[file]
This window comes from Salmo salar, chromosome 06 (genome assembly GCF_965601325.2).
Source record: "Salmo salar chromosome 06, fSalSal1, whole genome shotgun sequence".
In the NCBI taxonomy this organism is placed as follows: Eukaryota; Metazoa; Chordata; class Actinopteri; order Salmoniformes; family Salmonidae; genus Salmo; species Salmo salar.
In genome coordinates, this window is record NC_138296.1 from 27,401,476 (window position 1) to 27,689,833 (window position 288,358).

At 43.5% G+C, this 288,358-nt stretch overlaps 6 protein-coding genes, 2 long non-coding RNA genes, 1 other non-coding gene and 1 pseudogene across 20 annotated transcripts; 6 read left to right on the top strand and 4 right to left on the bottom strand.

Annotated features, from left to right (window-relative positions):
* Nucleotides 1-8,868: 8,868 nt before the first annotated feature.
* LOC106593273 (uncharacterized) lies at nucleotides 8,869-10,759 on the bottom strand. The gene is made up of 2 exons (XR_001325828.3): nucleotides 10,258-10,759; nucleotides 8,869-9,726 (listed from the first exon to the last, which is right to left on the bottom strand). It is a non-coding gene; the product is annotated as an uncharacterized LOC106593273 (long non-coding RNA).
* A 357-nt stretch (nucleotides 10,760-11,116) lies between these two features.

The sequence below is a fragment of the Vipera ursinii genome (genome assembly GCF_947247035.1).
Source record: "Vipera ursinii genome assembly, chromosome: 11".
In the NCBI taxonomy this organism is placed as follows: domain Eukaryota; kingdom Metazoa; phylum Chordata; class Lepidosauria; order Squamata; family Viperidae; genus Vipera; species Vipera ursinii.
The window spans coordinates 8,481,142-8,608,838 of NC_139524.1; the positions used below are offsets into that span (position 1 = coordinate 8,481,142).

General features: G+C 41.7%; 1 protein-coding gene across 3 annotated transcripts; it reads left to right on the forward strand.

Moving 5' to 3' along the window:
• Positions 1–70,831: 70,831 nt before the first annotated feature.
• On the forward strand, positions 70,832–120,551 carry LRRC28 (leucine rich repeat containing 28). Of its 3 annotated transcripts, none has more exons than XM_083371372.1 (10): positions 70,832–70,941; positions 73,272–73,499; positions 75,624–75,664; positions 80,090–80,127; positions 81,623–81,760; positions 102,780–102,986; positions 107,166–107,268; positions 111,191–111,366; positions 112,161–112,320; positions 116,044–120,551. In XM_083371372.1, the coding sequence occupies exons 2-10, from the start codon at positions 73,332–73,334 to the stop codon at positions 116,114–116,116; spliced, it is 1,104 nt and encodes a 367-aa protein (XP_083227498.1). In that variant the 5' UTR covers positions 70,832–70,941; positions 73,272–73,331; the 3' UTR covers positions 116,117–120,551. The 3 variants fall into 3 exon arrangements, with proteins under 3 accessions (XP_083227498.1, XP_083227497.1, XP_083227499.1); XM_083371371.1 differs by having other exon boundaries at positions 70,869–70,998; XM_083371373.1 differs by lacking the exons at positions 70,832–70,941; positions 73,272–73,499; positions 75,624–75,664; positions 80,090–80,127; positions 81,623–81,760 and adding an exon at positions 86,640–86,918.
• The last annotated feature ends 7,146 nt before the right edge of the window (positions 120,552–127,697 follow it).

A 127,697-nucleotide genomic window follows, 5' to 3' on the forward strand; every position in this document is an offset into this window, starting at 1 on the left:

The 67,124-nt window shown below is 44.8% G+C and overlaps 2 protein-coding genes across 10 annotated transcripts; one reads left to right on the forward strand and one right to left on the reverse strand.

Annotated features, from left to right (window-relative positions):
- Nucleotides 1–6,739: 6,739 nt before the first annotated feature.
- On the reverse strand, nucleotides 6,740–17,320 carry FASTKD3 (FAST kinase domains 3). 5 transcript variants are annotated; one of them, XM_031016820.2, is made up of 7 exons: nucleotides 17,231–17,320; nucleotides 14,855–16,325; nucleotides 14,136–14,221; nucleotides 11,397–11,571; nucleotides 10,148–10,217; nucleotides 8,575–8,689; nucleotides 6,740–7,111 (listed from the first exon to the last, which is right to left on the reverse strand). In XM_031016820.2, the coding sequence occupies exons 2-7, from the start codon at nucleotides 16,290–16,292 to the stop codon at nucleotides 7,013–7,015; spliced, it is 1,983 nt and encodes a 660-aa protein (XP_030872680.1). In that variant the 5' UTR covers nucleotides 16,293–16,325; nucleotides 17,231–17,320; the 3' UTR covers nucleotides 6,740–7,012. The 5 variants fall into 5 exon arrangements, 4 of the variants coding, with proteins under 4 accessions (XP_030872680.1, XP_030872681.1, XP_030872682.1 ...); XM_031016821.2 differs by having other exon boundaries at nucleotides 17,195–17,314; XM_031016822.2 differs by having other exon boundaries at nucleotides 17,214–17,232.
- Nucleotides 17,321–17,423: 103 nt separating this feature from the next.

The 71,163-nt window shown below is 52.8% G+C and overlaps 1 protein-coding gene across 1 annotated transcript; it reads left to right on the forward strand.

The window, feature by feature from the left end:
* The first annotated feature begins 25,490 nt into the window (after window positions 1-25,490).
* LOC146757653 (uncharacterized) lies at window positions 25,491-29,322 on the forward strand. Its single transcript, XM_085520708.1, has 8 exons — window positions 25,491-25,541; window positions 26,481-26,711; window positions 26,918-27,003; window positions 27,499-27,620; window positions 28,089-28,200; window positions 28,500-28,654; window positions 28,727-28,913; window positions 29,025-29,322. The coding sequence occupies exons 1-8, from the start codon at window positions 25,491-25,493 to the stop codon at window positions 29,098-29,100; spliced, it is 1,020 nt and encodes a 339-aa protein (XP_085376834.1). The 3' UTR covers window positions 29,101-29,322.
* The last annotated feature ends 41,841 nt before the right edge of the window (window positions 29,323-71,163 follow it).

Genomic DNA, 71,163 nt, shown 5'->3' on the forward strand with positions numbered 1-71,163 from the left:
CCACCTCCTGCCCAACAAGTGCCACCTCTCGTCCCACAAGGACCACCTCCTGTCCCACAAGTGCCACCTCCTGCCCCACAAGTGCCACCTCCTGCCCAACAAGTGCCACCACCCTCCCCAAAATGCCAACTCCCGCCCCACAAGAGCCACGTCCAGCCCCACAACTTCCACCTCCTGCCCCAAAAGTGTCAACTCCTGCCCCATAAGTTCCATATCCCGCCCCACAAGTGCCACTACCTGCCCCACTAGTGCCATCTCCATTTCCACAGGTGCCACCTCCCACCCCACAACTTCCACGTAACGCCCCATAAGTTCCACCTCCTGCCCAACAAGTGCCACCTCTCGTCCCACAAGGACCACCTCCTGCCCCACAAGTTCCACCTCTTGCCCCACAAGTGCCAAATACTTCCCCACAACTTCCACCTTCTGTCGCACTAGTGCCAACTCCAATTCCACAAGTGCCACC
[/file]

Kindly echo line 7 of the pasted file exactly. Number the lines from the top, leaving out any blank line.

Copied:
* Nucleotides 1-8,868: 8,868 nt before the first annotated feature.